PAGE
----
The European Securities and Markets Authority (ESMA) has surveyed the NCA’s on their supervisory measures and penalties relating to EMIR and issued a report containing the results. The report helps you to better understand the information checked by NCAs (from TRs and in combination with information submitted by counterparties) and its use, for a range of supervisory measures.
This first Annual Report on supervisory measures and penalties focuses on the provisions related to:
- the clearing obligation (Article 4 of EMIR);
- the reporting obligation (Article 9);
- non-financial counterparties (Article 10); and
- the risk mitigation techniques (Article 11).
Different data entities and data quality is central
The report shows that the NCA’s have different sources of data (seems obvious as some firms reports directly and others use TR’s). The NCA’s also use public data (e.g. press-releases, annual reports, websites) to perform their supervisory duties in relation to Articles 4, 9 and 11. Though NCA’s choses data sources dependent on the data quality, as commented by the Swedish NCA, they expect to use progressively more data from TRs as its quality has increased thanks to the new reporting requirements in place since November 2017.
Penalties imposed in relation to Articles 4, 9, 10 and 11 of EMIR
The fines in place for breaches related to EMIR requirements (specifically under Articles 4, 9, 10 and 11) varies quite substantially. The amounts range between a minimum of 125 euros in Luxemburg and a maximum of 100 million euros in France.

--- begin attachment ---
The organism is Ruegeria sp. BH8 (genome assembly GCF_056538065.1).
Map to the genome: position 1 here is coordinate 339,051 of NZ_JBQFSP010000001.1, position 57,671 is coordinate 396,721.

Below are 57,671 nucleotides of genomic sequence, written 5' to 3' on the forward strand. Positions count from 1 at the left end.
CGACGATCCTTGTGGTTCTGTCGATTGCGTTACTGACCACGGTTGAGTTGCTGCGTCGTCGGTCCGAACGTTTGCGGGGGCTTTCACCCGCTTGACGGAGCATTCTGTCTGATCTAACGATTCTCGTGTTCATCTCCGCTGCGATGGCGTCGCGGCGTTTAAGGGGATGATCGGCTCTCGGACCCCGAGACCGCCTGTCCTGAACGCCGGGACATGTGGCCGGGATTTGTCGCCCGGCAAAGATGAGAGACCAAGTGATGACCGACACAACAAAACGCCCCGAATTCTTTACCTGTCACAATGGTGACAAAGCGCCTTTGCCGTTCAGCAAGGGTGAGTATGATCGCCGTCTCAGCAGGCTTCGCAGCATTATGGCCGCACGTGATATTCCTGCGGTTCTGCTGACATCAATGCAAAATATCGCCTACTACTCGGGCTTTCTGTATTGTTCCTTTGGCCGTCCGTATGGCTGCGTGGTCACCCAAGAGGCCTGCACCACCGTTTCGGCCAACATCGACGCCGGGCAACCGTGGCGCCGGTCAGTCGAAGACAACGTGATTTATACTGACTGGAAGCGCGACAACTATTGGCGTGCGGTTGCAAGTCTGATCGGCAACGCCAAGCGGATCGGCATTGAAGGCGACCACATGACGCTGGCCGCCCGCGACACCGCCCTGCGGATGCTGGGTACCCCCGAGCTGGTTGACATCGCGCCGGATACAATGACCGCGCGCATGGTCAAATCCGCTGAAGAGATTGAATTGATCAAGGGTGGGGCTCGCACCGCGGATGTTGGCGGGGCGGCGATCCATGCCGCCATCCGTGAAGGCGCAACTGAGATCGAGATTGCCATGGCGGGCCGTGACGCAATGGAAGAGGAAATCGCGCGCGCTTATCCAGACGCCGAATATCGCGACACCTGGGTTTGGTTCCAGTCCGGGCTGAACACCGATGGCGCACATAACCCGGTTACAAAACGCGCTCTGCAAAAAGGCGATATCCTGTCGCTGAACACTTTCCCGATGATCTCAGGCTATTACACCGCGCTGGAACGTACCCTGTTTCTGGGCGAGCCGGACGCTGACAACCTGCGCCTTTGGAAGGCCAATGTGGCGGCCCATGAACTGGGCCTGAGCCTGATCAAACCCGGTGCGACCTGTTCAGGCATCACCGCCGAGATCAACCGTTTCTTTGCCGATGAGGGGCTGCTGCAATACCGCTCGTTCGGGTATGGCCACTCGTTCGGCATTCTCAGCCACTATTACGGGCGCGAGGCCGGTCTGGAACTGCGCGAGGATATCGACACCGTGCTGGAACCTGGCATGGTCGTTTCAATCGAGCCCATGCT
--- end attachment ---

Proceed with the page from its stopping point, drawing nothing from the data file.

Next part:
There have so far (until 2017) been three instances of penalties imposed by the NCA’s, two in Italy and one in the UK.
- In 2017 and Italian pension fund was imposed two times by penalties of a total of 165,000 Euros. This was due to the wrong assumption by the pension fund that purchased OTC derivatives did not qualify for reporting.
- Also in November 2017 Merrill Lynch International failed to report 69 million of ETD trades over the course of a two-year period. Merrill Lynch International was fined GBP 35 million for the breach.
ESMA concludes that there has been initially an important focus on raising awareness on EMIR requirements, which has then gradually shifted to the monitoring and the enforcement of, first, the implementation of the requirements, and then, of the ongoing compliance.
Could this mean that we should expect to see more fines in the future, as the NCA’s controls matures?
Read the full report here
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